Do not miss this interview with internationally renowned orthopedic surgeon, Dr. Scott Faucett! Dr. Cohen and Dr. Faucett discussed a myriad of different topics that pertain to the worlds of physical therapy, athletics, performance, and surgical medicine. This interview is a MUST SEE if you are experiencing any hip or knee pain, or simply wish to learn more so that you can increase the longevity of these joints!
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“Bellamy Knee Injury” by joncandy is licensed with CC BY-SA 2.0.
Over the past month, our physical therapy clinic in Bethesda has seen an increase in the number of people recovering from ACL injuries and repairs. Although this is a sign that sports are returning to normal, there are some important things to keep in mind when dealing with an ACL injury.
The ACL, also known as the Anterior Cruciate Ligament, is the tissue found in the knee joint that connects the thighbone (femur) to the shinbone (tibia). These ligaments run diagonally in the middle of the knee, controlling the back and forth motion and provide rotational stability.
ACL injuries commonly occur in sports involving sudden movements or changes of direction, such as soccer, football, or basketball. The anterior cruciate ligament can be injured in several ways, including:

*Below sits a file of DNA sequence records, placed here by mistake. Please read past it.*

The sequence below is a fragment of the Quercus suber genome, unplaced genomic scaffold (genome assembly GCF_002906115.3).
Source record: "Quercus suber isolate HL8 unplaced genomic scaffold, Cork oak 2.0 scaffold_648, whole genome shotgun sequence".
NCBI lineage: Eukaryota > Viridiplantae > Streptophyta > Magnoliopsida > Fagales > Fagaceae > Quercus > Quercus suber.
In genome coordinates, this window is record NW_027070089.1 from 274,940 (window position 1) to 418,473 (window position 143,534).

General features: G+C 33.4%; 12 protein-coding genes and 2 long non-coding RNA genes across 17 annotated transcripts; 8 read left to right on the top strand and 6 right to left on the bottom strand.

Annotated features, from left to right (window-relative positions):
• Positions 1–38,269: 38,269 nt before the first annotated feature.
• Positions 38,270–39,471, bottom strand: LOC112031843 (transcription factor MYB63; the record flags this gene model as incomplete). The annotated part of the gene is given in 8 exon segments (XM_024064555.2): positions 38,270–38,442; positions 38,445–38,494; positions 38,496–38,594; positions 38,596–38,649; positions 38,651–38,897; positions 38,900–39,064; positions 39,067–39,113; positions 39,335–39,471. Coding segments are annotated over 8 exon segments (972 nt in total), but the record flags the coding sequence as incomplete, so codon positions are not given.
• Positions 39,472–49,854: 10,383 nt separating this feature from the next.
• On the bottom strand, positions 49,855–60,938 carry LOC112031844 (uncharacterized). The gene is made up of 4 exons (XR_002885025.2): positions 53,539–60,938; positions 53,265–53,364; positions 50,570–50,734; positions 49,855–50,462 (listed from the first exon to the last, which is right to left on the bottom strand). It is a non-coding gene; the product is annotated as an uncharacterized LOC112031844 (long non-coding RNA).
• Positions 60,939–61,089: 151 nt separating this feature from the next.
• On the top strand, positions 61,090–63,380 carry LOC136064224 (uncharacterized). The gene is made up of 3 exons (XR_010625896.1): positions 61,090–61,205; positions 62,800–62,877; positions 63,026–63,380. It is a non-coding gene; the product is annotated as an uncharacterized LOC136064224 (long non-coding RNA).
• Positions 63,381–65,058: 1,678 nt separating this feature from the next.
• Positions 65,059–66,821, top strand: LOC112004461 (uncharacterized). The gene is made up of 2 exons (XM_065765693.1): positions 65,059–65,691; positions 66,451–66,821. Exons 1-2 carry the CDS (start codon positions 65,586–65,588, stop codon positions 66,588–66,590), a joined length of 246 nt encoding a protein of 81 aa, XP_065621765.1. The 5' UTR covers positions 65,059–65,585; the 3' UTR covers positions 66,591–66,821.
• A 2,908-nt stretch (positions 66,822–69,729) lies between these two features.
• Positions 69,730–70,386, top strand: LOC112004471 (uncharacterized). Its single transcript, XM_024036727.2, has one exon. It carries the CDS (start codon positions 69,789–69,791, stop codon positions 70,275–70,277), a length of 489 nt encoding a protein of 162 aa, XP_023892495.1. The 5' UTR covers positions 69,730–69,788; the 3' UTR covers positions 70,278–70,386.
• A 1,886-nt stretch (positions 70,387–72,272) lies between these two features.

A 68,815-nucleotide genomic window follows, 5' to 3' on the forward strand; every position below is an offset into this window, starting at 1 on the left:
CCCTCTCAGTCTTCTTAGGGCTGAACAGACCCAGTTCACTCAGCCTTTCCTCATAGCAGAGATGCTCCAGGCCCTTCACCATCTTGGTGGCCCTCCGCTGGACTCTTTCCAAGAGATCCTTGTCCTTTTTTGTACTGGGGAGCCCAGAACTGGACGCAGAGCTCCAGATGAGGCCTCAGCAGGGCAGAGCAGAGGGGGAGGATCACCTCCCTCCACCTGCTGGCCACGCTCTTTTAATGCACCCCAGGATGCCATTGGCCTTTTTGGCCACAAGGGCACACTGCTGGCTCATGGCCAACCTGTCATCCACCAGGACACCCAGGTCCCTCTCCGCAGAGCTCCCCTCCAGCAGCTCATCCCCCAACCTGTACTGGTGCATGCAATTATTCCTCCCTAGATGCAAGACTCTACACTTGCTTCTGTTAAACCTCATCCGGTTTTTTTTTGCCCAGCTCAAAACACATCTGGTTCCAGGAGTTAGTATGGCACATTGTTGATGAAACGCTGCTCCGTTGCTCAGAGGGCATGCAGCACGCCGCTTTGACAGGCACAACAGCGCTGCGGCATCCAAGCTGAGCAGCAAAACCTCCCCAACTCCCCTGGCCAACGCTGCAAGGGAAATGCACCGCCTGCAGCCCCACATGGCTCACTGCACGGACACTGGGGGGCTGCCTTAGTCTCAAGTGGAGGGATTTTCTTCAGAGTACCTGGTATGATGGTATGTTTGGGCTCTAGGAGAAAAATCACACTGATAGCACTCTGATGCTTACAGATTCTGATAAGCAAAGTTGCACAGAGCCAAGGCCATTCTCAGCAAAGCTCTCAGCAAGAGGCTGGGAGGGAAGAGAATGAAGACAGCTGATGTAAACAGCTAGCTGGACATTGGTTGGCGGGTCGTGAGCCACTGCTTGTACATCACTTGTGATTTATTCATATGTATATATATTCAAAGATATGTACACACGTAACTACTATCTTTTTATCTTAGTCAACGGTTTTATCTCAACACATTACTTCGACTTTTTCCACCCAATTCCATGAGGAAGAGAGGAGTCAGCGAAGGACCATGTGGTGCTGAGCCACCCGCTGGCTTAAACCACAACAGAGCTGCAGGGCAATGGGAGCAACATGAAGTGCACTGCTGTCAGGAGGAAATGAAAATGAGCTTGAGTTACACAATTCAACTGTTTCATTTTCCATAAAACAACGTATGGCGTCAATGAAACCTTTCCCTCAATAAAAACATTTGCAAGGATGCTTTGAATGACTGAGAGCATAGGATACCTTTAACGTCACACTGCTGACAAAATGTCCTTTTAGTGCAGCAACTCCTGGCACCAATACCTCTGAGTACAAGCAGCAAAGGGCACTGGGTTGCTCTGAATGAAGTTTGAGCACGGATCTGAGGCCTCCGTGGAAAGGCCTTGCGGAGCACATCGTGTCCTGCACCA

- Rapid changes in direction
- Sudden stopping movements
- Slowing down while running
- Incorrect landing from jumping
- Direct collision or contact, such as a tackle in football.
Depending on the severity of the ACL injury, treatment can include rest and rehabilitation exercises to regain stability and strength. In severe cases, surgery may be required to replace the torn ligament.
According to Mike Reinold, a leading physical therapist, there are a few important steps to take after surgery:
- Diminish pain and swelling after surgery using compression wraps, ice, and compression machines.
- Restore full knee extension through a variety of range of motion and stretching exercises.
- Gradually improve knee flexion with further stretching and functional movements such as mini-squats and lunges.
- Maintain patellar mobility with soft tissue mobilization around the knee.
- Restore volitional quad control using neuromuscular electrical stimulation (NMES) on the quad following the ACL surgery.
- Restore independent ambulation by improving the ability to walk without limitations or a limp.
Although ACL injuries are impossible to avoid, a proper training program can help to reduce the risk of an ACL injury. If an injury does occur, our performance training and physical therapy clinic in Bethesda will get you back to normal in no time!